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Write a Phony Application ... Or Dial Trying

Posted by chet on January 16, 2008 at 1:29 PM PST

A few weeks ago, in a quest for more performance benchmarks, the scene graph team
asked for a demo that was representative of some of the graphics and animations that
might be typical in a consumer-oriented application.

I had run across an interesting video on the Apple site recently,
iPhone: A guided tour
. The device in the video had ideas of what we were looking for; fades,
moves, scales, transitions... all the whizzy animations that consumers love. So
I took a whack at doing something similar with the scene graph.

Introducing: JPhone:


Okay, so it's not really the same thing. For one thing, I just used some icons I
had lying around which don't look as good at the large size required for this interface.
I'd love to use the iPhone icons instead, but I'm still waiting for the Apple lawyers
to call me back. And waiting. And waiting. (Steve?)

Also, I guess I have to admit it: the jPhone demo is not a phone. Even if
you pick up your monitor and hold it next to your ear, all you'll hear is the sound
of your brain screaming in pain from the pixel radiation. (And the ocean. Isn't it
funny how you can always hear the ocean? Or maybe it's just sound waves.)
But mimicking a phone
wasn't the point; it was all about the user interface.

Finally, it'll become obvious when you start to use it that, well, there are no
'applications' behind the icons; it's just the same dummy screen that comes up again
and again. But once more, my petty rationalization comes in handy; the demo was
supposed to be about GUI animations, not actual functionality.

But hey, It's A Demo!

Anyway, on with the article. Note that my discussion below is all about the jPhone
demo. I don't actually know how things operate under the hood on that phone thingie
from Apple; all I know I learned from watching that video. But I do know how the
jPhone demo works, so I'll stick to that.

The GUI: Main menu, tray menu, and applications

There are three different GUI areas in the display, used at different times. What
I call the "main menu" is the grid of icons arrayed out across the first screen,
starting at the top. Each of these icons accesses a different application (each
of which looks uncannily similar in JPhone) when clicked. The "tray menu" at the bottom has four additional icons, which are much the same as the
icons in the main menu, but for common functionality that the user might want to access more frequently.
Finally, the "application" screens are those displays that come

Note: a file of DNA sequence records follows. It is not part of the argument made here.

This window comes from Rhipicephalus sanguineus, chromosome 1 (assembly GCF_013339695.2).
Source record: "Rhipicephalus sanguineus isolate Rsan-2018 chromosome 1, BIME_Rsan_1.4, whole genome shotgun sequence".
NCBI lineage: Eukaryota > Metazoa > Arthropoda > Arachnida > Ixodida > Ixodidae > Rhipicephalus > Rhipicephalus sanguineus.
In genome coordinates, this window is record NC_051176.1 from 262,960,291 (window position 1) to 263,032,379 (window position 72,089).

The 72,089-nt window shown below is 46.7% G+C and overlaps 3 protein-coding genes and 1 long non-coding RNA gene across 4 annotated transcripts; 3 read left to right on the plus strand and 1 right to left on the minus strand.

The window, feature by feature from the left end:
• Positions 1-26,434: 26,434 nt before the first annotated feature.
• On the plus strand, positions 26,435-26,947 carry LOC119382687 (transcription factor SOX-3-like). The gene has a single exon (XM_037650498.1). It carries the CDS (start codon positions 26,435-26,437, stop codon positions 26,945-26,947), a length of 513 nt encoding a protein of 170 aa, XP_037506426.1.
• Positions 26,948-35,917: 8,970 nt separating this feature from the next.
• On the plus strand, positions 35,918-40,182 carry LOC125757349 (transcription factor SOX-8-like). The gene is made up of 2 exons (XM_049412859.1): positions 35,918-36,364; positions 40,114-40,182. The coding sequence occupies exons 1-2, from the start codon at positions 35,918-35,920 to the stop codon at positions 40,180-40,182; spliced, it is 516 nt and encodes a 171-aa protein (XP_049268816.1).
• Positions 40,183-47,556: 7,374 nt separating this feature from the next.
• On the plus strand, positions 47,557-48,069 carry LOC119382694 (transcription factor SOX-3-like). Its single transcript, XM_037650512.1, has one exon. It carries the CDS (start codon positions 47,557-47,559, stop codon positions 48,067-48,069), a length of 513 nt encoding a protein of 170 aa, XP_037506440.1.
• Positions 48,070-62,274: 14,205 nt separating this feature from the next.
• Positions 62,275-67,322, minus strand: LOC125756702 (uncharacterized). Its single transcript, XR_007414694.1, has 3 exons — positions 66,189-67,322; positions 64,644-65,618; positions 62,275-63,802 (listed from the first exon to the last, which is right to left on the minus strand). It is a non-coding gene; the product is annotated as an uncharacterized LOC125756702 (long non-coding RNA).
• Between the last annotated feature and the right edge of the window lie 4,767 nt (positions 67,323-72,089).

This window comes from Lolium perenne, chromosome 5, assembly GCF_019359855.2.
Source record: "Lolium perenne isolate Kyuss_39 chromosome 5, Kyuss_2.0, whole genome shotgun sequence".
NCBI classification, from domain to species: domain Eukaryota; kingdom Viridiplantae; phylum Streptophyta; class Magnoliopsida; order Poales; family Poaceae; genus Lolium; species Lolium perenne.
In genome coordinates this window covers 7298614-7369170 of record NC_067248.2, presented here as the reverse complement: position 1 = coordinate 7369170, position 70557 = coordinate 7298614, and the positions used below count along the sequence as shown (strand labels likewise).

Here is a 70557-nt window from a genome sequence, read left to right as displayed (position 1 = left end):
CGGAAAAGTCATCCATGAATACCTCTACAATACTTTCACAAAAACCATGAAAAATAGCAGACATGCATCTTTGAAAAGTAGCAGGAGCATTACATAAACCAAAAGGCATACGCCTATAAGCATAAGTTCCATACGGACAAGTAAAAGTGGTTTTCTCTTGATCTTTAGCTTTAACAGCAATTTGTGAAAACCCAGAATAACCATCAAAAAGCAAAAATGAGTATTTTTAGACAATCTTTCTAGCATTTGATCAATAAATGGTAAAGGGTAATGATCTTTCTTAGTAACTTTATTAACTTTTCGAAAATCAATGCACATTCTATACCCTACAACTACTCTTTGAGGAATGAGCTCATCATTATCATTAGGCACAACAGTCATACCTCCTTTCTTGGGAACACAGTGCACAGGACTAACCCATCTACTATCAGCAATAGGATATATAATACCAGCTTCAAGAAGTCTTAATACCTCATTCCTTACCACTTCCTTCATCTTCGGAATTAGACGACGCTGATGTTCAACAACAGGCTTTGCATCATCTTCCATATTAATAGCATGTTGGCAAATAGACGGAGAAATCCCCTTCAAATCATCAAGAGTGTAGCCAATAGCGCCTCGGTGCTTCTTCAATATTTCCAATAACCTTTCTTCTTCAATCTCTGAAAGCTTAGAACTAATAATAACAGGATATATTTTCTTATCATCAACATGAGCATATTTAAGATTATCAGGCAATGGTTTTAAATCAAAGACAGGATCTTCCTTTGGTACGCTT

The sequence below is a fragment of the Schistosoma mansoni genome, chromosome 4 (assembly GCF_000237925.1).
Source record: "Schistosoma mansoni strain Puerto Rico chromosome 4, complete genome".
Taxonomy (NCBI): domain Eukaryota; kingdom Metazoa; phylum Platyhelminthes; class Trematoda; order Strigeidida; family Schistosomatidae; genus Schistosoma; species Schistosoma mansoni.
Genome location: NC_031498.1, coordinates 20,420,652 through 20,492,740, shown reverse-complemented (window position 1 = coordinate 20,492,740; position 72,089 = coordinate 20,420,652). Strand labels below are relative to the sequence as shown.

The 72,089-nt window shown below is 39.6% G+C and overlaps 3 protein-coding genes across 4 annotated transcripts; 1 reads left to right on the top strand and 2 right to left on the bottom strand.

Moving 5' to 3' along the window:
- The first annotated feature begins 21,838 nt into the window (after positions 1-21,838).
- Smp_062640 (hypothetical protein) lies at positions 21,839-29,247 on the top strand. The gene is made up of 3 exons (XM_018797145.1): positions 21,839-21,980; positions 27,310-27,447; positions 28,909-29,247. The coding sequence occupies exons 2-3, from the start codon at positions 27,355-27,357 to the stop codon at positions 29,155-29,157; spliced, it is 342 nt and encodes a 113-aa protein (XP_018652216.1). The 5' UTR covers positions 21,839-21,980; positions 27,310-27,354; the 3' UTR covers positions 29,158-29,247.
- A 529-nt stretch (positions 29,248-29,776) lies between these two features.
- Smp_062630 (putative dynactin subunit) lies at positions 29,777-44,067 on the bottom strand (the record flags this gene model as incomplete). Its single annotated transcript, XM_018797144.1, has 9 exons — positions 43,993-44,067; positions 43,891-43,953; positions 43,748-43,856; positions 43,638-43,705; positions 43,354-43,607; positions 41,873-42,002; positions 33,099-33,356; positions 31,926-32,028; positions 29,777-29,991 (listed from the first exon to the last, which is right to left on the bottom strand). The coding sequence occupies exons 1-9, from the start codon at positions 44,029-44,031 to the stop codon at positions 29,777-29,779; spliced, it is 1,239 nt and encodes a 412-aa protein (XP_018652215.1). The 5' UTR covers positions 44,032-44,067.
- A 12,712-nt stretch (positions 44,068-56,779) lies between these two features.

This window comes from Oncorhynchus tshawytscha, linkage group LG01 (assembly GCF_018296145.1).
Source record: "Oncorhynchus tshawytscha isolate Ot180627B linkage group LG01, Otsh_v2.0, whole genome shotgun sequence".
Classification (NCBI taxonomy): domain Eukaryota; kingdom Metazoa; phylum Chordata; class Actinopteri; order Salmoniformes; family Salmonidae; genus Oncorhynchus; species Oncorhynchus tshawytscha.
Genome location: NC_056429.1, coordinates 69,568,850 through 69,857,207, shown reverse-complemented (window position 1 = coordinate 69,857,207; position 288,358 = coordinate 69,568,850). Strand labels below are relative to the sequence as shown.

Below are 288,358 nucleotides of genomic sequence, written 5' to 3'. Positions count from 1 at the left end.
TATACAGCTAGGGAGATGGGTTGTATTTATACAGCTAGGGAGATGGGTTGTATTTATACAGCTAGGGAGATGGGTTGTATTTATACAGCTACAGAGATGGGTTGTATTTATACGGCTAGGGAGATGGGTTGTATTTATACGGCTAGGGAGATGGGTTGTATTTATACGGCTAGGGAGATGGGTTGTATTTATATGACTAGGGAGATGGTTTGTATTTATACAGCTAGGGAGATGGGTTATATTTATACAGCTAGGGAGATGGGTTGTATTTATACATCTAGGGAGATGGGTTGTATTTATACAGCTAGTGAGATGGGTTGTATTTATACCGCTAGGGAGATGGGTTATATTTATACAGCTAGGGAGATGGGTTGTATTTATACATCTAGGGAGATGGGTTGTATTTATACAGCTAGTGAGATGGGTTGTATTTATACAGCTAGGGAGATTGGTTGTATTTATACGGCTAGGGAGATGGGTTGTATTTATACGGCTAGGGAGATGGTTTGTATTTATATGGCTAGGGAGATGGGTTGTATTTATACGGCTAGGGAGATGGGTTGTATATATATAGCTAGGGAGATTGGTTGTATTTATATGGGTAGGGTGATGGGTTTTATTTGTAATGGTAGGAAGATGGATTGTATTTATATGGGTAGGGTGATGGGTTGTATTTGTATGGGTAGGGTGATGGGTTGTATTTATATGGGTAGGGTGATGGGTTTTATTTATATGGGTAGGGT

up after the user clicks an icon. For example, when the user clicks on the Calculator
button, they probably expect a calculator application screen to become active.

Main Menu

The main menu of the application consists of a grid of icons, four columns wide.
The menu is created in the cleverly-named createMenu() method.

Each "icon" consists of both an image and a text caption. So for each icon object
in the scene graph, we create an SGGroup to hold the children,
an SGImage to hold
the image of the icon, and an SGText object to hold the caption.

The group is created in a single line as follows:

        SGGroup imageAndCaption = new SGGroup();

The image node takes a few more lines, as we need to scale the image appropriately
and then set the image on the node:

        SGImage icon = new SGImage();
        try {
            BufferedImage originalImage =
            BufferedImage iconImage = new BufferedImage(ICON_SIZE,
                            ICON_SIZE, BufferedImage.TYPE_INT_ARGB);
            Graphics2D gImage = iconImage.createGraphics();
            gImage.drawImage(originalImage, 0, 0, ICON_SIZE, ICON_SIZE,
        } catch (Exception e) {
            System.out.println("Error loading image: " + e);

(Note that our image scaling assumes that a one-step bilinear scale will give us
sufficient quality, which it does in the case of up-scaling the smaller images we're
using for icons. For a more general scaling solution that gives dependable quality and decent
performance, check out Chris
's article on
The Perils of Image.getScaledInstance()

The text node takes a few lines to set up the text rendering and location attributes

        SGText textNode = new SGText();
        Rectangle2D rect = textNode.getBounds();
        textNode.setLocation(new Point2D.Double(
                (ICON_SIZE - rect.getWidth())/2, ICON_SIZE + 10));

To position each icon in the menu, and to allow the icon to be moved later when it
animates, we create a transform node as the parent of the icon and add that node
to the scene graph:

        SGTransform.Translate transformNode = SGTransform.createTranslation(xOffset, 
                yOffset, imageAndCaption);

Tray Menu